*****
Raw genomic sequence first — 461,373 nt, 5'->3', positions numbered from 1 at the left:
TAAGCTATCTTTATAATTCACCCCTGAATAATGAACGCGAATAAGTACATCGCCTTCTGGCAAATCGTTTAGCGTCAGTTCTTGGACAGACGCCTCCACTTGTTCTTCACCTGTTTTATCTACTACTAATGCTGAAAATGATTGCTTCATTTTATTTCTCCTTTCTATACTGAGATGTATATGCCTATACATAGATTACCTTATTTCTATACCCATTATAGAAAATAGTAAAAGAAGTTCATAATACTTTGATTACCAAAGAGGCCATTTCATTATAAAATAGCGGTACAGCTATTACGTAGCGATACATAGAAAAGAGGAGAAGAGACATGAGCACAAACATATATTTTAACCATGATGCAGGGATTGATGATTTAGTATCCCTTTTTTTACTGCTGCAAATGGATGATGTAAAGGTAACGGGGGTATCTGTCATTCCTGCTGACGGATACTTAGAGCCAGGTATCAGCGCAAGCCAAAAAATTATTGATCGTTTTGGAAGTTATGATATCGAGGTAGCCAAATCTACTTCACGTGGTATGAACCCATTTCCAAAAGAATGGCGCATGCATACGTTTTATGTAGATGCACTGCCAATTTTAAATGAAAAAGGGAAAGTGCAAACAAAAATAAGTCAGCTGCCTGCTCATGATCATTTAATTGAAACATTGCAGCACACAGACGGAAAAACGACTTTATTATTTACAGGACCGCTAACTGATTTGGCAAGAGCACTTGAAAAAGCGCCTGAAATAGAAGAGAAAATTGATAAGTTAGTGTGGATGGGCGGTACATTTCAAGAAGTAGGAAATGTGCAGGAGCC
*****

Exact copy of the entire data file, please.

Raw genomic sequence first — 461,373 nt, 5'->3', positions numbered from 1 at the left:
TAAGCTATCTTTATAATTCACCCCTGAATAATGAACGCGAATAAGTACATCGCCTTCTGGCAAATCGTTTAGCGTCAGTTCTTGGACAGACGCCTCCACTTGTTCTTCACCTGTTTTATCTACTACTAATGCTGAAAATGATTGCTTCATTTTATTTCTCCTTTCTATACTGAGATGTATATGCCTATACATAGATTACCTTATTTCTATACCCATTATAGAAAATAGTAAAAGAAGTTCATAATACTTTGATTACCAAAGAGGCCATTTCATTATAAAATAGCGGTACAGCTATTACGTAGCGATACATAGAAAAGAGGAGAAGAGACATGAGCACAAACATATATTTTAACCATGATGCAGGGATTGATGATTTAGTATCCCTTTTTTTACTGCTGCAAATGGATGATGTAAAGGTAACGGGGGTATCTGTCATTCCTGCTGACGGATACTTAGAGCCAGGTATCAGCGCAAGCCAAAAAATTATTGATCGTTTTGGAAGTTATGATATCGAGGTAGCCAAATCTACTTCACGTGGTATGAACCCATTTCCAAAAGAATGGCGCATGCATACGTTTTATGTAGATGCACTGCCAATTTTAAATGAAAAAGGGAAAGTGCAAACAAAAATAAGTCAGCTGCCTGCTCATGATCATTTAATTGAAACATTGCAGCACACAGACGGAAAAACGACTTTATTATTTACAGGACCGCTAACTGATTTGGCAAGAGCACTTGAAAAAGCGCCTGAAATAGAAGAGAAAATTGATAAGTTAGTGTGGATGGGCGGTACATTTCAAGAAGTAGGAAATGTGCAGGAGCC